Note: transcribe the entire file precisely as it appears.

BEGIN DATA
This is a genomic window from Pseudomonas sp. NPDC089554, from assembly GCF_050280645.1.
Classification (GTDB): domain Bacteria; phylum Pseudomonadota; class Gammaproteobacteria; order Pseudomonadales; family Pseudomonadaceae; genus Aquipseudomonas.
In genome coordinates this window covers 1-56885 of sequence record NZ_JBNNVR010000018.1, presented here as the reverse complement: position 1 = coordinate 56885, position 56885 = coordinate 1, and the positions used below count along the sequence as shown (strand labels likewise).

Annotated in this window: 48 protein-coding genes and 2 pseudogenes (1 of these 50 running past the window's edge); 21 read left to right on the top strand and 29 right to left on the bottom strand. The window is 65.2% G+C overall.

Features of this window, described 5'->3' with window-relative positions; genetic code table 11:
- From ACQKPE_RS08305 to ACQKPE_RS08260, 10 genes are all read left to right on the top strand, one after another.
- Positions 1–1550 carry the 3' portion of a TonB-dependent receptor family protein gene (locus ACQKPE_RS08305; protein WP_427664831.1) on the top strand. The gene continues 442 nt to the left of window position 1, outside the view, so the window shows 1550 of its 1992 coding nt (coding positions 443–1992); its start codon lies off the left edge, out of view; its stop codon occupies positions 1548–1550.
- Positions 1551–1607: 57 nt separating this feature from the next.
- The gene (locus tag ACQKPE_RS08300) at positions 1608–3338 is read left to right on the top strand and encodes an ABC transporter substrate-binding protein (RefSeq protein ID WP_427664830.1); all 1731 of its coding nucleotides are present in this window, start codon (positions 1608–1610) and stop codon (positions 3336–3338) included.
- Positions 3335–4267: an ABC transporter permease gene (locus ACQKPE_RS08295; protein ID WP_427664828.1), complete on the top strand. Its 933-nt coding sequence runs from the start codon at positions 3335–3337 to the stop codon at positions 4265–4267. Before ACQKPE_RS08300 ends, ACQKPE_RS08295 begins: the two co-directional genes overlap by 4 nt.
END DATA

This is a genomic window from Pseudomonas sp. NPDC089554, from assembly GCF_050280645.1.
Classification (GTDB): domain Bacteria; phylum Pseudomonadota; class Gammaproteobacteria; order Pseudomonadales; family Pseudomonadaceae; genus Aquipseudomonas.
In genome coordinates this window covers 1-56885 of sequence record NZ_JBNNVR010000018.1, presented here as the reverse complement: position 1 = coordinate 56885, position 56885 = coordinate 1, and the positions used below count along the sequence as shown (strand labels likewise).

Annotated in this window: 48 protein-coding genes and 2 pseudogenes (1 of these 50 running past the window's edge); 21 read left to right on the top strand and 29 right to left on the bottom strand. The window is 65.2% G+C overall.

Features of this window, described 5'->3' with window-relative positions; genetic code table 11:
- From ACQKPE_RS08305 to ACQKPE_RS08260, 10 genes are all read left to right on the top strand, one after another.
- Positions 1–1550 carry the 3' portion of a TonB-dependent receptor family protein gene (locus ACQKPE_RS08305; protein WP_427664831.1) on the top strand. The gene continues 442 nt to the left of window position 1, outside the view, so the window shows 1550 of its 1992 coding nt (coding positions 443–1992); its start codon lies off the left edge, out of view; its stop codon occupies positions 1548–1550.
- Positions 1551–1607: 57 nt separating this feature from the next.
- The gene (locus tag ACQKPE_RS08300) at positions 1608–3338 is read left to right on the top strand and encodes an ABC transporter substrate-binding protein (RefSeq protein ID WP_427664830.1); all 1731 of its coding nucleotides are present in this window, start codon (positions 1608–1610) and stop codon (positions 3336–3338) included.
- Positions 3335–4267: an ABC transporter permease gene (locus ACQKPE_RS08295; protein ID WP_427664828.1), complete on the top strand. Its 933-nt coding sequence runs from the start codon at positions 3335–3337 to the stop codon at positions 4265–4267. Before ACQKPE_RS08300 ends, ACQKPE_RS08295 begins: the two co-directional genes overlap by 4 nt.